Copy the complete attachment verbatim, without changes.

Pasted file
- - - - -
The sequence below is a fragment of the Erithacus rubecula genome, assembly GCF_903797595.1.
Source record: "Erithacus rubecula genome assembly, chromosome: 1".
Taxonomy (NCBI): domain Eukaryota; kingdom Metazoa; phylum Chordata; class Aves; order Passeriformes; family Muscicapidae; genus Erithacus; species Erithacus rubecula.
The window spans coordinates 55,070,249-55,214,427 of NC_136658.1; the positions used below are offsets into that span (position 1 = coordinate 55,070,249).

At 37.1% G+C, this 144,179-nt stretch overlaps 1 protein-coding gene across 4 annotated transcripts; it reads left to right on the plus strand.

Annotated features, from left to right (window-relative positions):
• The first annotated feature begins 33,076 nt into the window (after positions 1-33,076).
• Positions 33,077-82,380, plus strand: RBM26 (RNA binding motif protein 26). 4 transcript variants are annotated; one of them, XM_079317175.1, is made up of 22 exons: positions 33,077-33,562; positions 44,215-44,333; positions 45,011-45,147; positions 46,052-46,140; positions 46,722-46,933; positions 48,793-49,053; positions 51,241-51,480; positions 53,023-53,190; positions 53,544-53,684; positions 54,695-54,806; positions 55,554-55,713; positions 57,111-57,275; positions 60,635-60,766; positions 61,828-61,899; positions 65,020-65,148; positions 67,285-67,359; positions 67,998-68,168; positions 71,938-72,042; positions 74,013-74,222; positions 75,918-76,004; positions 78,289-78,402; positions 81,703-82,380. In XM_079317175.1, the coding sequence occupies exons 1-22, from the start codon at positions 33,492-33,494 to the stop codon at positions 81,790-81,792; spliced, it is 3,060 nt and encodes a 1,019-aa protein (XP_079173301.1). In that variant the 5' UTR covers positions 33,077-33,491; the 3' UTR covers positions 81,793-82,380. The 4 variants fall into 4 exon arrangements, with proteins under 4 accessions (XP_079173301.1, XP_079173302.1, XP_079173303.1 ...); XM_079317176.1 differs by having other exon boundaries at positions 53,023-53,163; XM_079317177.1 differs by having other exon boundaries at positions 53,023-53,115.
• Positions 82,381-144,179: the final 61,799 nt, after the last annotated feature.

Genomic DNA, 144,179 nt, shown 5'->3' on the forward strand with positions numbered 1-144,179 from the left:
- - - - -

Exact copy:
The sequence below is a fragment of the Erithacus rubecula genome, assembly GCF_903797595.1.
Source record: "Erithacus rubecula genome assembly, chromosome: 1".
Taxonomy (NCBI): domain Eukaryota; kingdom Metazoa; phylum Chordata; class Aves; order Passeriformes; family Muscicapidae; genus Erithacus; species Erithacus rubecula.
The window spans coordinates 55,070,249-55,214,427 of NC_136658.1; the positions used below are offsets into that span (position 1 = coordinate 55,070,249).

At 37.1% G+C, this 144,179-nt stretch overlaps 1 protein-coding gene across 4 annotated transcripts; it reads left to right on the plus strand.

Annotated features, from left to right (window-relative positions):
• The first annotated feature begins 33,076 nt into the window (after positions 1-33,076).
• Positions 33,077-82,380, plus strand: RBM26 (RNA binding motif protein 26). 4 transcript variants are annotated; one of them, XM_079317175.1, is made up of 22 exons: positions 33,077-33,562; positions 44,215-44,333; positions 45,011-45,147; positions 46,052-46,140; positions 46,722-46,933; positions 48,793-49,053; positions 51,241-51,480; positions 53,023-53,190; positions 53,544-53,684; positions 54,695-54,806; positions 55,554-55,713; positions 57,111-57,275; positions 60,635-60,766; positions 61,828-61,899; positions 65,020-65,148; positions 67,285-67,359; positions 67,998-68,168; positions 71,938-72,042; positions 74,013-74,222; positions 75,918-76,004; positions 78,289-78,402; positions 81,703-82,380. In XM_079317175.1, the coding sequence occupies exons 1-22, from the start codon at positions 33,492-33,494 to the stop codon at positions 81,790-81,792; spliced, it is 3,060 nt and encodes a 1,019-aa protein (XP_079173301.1). In that variant the 5' UTR covers positions 33,077-33,491; the 3' UTR covers positions 81,793-82,380. The 4 variants fall into 4 exon arrangements, with proteins under 4 accessions (XP_079173301.1, XP_079173302.1, XP_079173303.1 ...); XM_079317176.1 differs by having other exon boundaries at positions 53,023-53,163; XM_079317177.1 differs by having other exon boundaries at positions 53,023-53,115.
• Positions 82,381-144,179: the final 61,799 nt, after the last annotated feature.

Genomic DNA, 144,179 nt, shown 5'->3' on the forward strand with positions numbered 1-144,179 from the left: